The opening scene of Passchendaele is drawn from an incident related by Michael Dunne, the director's grandfather, whose name is given to the lead character, which apparently haunted him the rest of his life. Following a battle with a German machinegun nest in which Dunne alone survives from his unit, he corners the sole survivor from the German side, a young German soldier who lies unarmed and wounded. Pleading "Kamerad," the youth appeals to him for his life, hand outstretched.
Gross's description of what then took place reveals some disturbing attitudes: "And it was coming, he couldn't control it, that furious contempt for life and self that fuels all wars and allows them to flourish. Dunne's hands trembled and his heart raced and he had never felt more alive or conquering when, in a single vicious movement, he lifted his bayonet and plunged in into the smiling boy's face."
This fascination with brutality and savagery becomes in itself the justification for reproducing it on film. "I can't really put my finger on what it did, but it did change me. And I became very interested in conflict." Gross's conception of why wars are fought is further developed in the words of his lead character, "We do it so much because we're good at it, and we're good at it because we do it so much." Humanity's supposed inescapable ‘contempt for life' is for the filmmaker ultimately manifest in an endless cycle of war and bloodshed.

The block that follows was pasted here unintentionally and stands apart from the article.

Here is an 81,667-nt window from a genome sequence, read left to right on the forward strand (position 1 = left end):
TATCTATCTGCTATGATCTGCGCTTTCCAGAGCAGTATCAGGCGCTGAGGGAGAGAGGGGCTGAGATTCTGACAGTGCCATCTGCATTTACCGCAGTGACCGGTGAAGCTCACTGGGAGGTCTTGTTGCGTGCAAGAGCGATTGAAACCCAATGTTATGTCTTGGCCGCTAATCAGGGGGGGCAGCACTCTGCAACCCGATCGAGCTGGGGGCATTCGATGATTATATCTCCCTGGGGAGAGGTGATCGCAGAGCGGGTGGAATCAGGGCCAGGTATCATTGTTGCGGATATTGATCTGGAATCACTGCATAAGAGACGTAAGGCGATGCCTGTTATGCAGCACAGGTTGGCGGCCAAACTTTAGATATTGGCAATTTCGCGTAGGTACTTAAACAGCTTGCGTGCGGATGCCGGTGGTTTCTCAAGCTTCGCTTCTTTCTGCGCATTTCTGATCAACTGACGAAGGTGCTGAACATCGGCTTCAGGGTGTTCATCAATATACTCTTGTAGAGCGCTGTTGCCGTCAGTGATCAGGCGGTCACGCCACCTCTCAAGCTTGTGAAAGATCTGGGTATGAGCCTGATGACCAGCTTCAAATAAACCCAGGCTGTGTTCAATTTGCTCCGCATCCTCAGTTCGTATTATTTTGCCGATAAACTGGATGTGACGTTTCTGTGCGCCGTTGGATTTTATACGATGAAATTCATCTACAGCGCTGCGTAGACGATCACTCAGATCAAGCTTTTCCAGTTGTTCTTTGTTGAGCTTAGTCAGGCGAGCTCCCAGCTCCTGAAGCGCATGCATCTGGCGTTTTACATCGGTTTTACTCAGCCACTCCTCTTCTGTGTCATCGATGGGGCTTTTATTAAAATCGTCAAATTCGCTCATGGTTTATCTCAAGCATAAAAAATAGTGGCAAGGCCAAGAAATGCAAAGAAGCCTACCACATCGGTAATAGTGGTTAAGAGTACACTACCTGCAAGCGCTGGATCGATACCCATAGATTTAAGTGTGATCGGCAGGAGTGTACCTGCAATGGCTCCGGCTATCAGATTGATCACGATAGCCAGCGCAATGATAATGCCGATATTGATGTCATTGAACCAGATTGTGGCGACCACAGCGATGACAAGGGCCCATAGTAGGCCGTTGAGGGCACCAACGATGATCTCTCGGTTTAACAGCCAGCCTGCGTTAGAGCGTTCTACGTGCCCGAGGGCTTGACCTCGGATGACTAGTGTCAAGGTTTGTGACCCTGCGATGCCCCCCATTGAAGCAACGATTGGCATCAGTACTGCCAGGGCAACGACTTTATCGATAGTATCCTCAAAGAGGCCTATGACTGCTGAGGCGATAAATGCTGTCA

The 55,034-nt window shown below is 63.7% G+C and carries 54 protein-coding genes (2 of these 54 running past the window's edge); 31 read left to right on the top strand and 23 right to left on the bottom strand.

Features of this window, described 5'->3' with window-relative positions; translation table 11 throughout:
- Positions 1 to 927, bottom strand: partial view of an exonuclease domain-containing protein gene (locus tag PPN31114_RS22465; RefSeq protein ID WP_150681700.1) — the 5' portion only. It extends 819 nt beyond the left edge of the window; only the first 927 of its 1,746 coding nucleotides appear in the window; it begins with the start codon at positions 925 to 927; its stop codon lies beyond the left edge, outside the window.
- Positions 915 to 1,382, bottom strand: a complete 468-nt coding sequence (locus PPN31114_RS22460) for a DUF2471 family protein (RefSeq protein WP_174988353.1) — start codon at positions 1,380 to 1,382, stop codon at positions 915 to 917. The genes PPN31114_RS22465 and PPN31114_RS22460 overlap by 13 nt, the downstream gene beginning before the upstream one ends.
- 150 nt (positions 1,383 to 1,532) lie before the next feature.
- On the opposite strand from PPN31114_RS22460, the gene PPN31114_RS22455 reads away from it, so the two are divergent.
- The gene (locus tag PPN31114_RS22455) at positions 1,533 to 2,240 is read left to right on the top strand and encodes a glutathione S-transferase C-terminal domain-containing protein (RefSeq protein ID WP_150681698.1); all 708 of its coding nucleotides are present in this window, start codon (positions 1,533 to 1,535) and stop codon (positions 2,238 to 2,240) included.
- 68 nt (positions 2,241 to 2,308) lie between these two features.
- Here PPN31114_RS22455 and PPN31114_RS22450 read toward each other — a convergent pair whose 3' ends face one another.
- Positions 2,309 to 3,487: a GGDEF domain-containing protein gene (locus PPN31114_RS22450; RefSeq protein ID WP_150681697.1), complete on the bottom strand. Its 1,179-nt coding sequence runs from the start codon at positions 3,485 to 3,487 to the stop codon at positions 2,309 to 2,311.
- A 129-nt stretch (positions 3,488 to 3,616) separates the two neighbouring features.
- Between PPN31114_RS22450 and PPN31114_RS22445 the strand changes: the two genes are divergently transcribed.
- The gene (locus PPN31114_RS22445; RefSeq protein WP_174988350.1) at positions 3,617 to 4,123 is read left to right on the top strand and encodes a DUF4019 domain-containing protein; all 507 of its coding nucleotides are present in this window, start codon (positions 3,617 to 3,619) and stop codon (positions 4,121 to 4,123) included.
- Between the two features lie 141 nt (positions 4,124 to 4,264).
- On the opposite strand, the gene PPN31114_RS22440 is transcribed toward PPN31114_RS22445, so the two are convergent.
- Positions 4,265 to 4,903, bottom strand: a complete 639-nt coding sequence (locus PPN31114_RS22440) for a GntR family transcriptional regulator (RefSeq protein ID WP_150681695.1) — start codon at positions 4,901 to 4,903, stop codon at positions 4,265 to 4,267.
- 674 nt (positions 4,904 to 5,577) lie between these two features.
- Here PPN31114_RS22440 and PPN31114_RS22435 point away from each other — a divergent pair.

The bulk of the film is devoted to the love story between Dunne, played by Gross, and the nurse Sarah Mann (French-Canadian actress Caroline Dhavernas), who watches over his recovery in a Calgary military hospital when he returns wounded from battle early in the war. Dunne falls in love with her and reenlists to become protector to her younger brother, David. The latter, despite his asthma, has previously enlisted as part of a deal with the wealthy father of his betrothed who would like to see him dead.